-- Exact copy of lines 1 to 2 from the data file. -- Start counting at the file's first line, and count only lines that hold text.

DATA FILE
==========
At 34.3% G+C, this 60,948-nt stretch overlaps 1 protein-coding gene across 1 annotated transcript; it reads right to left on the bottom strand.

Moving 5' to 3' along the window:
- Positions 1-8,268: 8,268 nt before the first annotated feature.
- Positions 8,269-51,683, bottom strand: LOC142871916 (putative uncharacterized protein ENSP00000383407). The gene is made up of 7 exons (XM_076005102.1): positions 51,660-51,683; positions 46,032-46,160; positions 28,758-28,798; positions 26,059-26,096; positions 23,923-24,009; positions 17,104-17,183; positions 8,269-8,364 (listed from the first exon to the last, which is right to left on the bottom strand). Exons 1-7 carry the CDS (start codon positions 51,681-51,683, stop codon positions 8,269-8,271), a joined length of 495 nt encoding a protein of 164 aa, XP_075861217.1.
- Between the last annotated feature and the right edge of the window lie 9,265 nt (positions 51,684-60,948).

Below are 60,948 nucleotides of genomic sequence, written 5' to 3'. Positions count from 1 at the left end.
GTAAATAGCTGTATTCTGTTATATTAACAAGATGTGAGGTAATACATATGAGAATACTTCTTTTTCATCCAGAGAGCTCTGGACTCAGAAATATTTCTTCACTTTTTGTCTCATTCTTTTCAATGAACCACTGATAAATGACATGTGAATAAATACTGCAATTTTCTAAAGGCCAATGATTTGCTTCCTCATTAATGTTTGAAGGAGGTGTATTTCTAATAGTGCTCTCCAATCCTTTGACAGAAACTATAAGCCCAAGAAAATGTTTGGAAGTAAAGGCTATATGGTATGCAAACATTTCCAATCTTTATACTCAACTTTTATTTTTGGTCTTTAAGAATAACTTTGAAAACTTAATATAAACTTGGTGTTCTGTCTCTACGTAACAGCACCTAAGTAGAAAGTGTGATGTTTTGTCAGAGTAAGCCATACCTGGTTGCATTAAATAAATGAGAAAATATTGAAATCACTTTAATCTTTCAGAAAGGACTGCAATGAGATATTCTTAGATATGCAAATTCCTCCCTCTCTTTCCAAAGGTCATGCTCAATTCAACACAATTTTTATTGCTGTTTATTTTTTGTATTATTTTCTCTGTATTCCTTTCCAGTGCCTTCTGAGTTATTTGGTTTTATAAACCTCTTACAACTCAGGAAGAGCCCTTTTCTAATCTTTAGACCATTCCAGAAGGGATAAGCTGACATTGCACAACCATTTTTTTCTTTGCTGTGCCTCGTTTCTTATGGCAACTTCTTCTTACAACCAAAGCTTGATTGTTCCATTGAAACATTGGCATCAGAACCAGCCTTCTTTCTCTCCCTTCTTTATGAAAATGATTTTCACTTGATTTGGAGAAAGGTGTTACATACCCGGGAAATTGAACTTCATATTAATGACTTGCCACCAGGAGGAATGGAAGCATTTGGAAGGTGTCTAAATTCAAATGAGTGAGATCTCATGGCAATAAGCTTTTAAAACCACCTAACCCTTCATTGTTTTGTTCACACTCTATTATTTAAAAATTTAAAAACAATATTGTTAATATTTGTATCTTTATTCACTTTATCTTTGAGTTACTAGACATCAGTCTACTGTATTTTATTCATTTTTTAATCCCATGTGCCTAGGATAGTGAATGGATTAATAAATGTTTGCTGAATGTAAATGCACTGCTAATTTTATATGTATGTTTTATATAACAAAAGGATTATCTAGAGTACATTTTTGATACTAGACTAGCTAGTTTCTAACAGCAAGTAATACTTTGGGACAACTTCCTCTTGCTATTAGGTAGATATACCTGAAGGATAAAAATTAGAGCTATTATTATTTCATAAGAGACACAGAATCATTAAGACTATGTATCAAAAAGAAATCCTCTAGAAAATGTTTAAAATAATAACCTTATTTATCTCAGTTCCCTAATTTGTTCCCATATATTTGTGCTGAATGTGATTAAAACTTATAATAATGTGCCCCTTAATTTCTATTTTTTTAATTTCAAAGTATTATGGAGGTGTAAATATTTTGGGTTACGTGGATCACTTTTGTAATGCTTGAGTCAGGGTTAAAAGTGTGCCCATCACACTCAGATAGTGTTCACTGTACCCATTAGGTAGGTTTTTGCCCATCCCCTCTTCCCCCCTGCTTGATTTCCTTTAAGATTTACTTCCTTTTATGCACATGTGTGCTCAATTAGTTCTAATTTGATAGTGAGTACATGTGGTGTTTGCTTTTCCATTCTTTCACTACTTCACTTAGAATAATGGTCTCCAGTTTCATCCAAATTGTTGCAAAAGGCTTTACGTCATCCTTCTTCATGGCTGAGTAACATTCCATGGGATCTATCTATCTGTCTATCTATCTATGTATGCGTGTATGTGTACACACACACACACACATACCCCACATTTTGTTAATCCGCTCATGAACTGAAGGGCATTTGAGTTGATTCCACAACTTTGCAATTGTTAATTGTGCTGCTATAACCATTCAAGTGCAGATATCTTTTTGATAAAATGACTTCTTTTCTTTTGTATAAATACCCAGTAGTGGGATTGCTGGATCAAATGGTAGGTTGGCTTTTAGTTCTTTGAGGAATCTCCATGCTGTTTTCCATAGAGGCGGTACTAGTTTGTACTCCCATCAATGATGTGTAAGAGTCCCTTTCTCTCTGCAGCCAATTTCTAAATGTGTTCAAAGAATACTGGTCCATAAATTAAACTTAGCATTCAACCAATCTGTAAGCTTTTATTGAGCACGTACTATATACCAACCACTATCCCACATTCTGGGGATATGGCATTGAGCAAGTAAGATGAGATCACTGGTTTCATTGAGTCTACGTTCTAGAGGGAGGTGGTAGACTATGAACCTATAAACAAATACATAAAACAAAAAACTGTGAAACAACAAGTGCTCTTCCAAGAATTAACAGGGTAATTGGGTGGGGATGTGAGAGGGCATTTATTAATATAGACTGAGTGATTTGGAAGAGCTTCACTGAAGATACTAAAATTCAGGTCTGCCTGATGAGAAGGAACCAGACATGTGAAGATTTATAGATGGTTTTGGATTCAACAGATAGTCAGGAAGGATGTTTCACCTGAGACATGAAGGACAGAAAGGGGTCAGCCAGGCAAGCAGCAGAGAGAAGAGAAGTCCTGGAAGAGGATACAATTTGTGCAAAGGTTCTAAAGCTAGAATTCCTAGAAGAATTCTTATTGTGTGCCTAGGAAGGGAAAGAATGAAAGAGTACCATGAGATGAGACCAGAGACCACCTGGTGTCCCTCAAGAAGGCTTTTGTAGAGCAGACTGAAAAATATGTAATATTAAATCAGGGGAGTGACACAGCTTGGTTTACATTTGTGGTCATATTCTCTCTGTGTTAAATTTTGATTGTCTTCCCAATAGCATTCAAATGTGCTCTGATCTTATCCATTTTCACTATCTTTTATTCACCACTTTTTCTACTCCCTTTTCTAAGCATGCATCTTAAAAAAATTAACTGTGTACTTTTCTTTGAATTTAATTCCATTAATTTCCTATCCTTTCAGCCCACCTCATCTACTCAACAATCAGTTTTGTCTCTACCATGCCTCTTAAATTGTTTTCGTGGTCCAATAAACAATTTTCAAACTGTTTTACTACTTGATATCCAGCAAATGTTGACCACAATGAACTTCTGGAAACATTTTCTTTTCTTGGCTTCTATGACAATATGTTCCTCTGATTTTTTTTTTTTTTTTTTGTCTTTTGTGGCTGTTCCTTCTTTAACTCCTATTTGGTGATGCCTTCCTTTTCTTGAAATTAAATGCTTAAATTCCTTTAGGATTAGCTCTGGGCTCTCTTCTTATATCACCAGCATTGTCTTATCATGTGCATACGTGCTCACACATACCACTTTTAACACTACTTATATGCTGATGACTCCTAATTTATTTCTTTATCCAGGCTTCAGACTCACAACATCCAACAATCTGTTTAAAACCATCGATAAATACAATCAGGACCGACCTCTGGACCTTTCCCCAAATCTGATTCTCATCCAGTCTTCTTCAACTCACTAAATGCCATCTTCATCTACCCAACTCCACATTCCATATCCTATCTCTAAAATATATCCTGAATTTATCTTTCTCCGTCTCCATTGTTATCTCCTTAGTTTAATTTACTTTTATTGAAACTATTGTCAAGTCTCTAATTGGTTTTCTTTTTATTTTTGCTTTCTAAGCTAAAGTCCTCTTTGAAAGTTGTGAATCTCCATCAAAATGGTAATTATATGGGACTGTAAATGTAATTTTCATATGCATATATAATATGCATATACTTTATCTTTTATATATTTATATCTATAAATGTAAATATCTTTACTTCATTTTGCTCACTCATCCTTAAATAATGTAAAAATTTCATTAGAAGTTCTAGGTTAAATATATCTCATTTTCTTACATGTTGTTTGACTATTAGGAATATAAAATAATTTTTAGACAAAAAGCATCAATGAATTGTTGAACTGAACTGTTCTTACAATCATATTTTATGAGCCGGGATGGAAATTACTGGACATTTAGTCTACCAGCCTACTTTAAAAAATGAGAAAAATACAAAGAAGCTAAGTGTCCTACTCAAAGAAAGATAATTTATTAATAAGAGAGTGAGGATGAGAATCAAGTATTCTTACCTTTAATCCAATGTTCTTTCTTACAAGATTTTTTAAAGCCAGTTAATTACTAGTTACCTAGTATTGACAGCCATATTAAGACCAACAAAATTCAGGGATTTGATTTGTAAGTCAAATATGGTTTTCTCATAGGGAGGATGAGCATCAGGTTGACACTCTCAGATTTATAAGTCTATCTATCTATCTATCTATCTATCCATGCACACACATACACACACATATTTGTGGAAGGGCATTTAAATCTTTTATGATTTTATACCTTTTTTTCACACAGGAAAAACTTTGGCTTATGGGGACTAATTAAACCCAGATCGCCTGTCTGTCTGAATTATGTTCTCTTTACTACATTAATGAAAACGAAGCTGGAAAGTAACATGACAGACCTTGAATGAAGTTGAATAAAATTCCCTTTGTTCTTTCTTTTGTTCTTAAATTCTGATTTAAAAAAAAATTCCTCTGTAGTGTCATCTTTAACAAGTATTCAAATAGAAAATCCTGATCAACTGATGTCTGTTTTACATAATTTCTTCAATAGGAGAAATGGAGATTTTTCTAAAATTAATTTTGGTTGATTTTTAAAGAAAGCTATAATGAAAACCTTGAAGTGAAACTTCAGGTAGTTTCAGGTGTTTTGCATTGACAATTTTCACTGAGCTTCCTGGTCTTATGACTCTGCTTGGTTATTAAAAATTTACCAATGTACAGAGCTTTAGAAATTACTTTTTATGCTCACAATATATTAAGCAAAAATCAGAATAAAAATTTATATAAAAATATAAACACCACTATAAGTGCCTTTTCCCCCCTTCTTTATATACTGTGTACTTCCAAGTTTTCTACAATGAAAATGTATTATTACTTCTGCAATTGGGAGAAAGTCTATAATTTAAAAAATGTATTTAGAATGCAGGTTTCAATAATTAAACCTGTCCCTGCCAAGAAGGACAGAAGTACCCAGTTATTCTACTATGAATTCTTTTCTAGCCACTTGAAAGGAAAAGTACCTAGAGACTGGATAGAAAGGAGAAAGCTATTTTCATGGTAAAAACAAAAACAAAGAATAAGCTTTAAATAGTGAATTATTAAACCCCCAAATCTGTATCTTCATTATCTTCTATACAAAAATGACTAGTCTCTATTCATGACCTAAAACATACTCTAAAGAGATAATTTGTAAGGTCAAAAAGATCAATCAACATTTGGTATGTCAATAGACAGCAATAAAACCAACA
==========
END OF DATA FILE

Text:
At 34.3% G+C, this 60,948-nt stretch overlaps 1 protein-coding gene across 1 annotated transcript; it reads right to left on the bottom strand.

Moving 5' to 3' along the window: